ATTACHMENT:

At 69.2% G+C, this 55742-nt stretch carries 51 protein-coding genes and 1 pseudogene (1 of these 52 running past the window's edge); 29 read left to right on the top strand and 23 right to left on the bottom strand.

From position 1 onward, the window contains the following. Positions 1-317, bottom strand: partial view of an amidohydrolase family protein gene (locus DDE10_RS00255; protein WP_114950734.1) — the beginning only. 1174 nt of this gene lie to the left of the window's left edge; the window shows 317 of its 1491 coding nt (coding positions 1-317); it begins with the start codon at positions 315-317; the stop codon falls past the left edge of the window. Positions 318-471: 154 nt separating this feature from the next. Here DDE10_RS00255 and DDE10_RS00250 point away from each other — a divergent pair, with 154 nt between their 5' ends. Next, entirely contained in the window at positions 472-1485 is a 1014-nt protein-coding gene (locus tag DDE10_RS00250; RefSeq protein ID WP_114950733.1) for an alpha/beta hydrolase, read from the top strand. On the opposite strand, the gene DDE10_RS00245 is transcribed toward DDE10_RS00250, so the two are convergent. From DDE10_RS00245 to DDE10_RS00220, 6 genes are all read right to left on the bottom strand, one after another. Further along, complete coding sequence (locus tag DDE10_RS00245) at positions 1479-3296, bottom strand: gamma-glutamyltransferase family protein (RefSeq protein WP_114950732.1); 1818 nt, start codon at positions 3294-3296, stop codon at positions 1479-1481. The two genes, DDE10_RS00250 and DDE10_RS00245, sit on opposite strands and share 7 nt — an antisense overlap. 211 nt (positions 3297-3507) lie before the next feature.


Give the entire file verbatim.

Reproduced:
At 69.2% G+C, this 55742-nt stretch carries 51 protein-coding genes and 1 pseudogene (1 of these 52 running past the window's edge); 29 read left to right on the top strand and 23 right to left on the bottom strand.

From position 1 onward, the window contains the following. Positions 1-317, bottom strand: partial view of an amidohydrolase family protein gene (locus DDE10_RS00255; protein WP_114950734.1) — the beginning only. 1174 nt of this gene lie to the left of the window's left edge; the window shows 317 of its 1491 coding nt (coding positions 1-317); it begins with the start codon at positions 315-317; the stop codon falls past the left edge of the window. Positions 318-471: 154 nt separating this feature from the next. Here DDE10_RS00255 and DDE10_RS00250 point away from each other — a divergent pair, with 154 nt between their 5' ends. Next, entirely contained in the window at positions 472-1485 is a 1014-nt protein-coding gene (locus tag DDE10_RS00250; RefSeq protein ID WP_114950733.1) for an alpha/beta hydrolase, read from the top strand. On the opposite strand, the gene DDE10_RS00245 is transcribed toward DDE10_RS00250, so the two are convergent. From DDE10_RS00245 to DDE10_RS00220, 6 genes are all read right to left on the bottom strand, one after another. Further along, complete coding sequence (locus tag DDE10_RS00245) at positions 1479-3296, bottom strand: gamma-glutamyltransferase family protein (RefSeq protein WP_114950732.1); 1818 nt, start codon at positions 3294-3296, stop codon at positions 1479-1481. The two genes, DDE10_RS00250 and DDE10_RS00245, sit on opposite strands and share 7 nt — an antisense overlap. 211 nt (positions 3297-3507) lie before the next feature.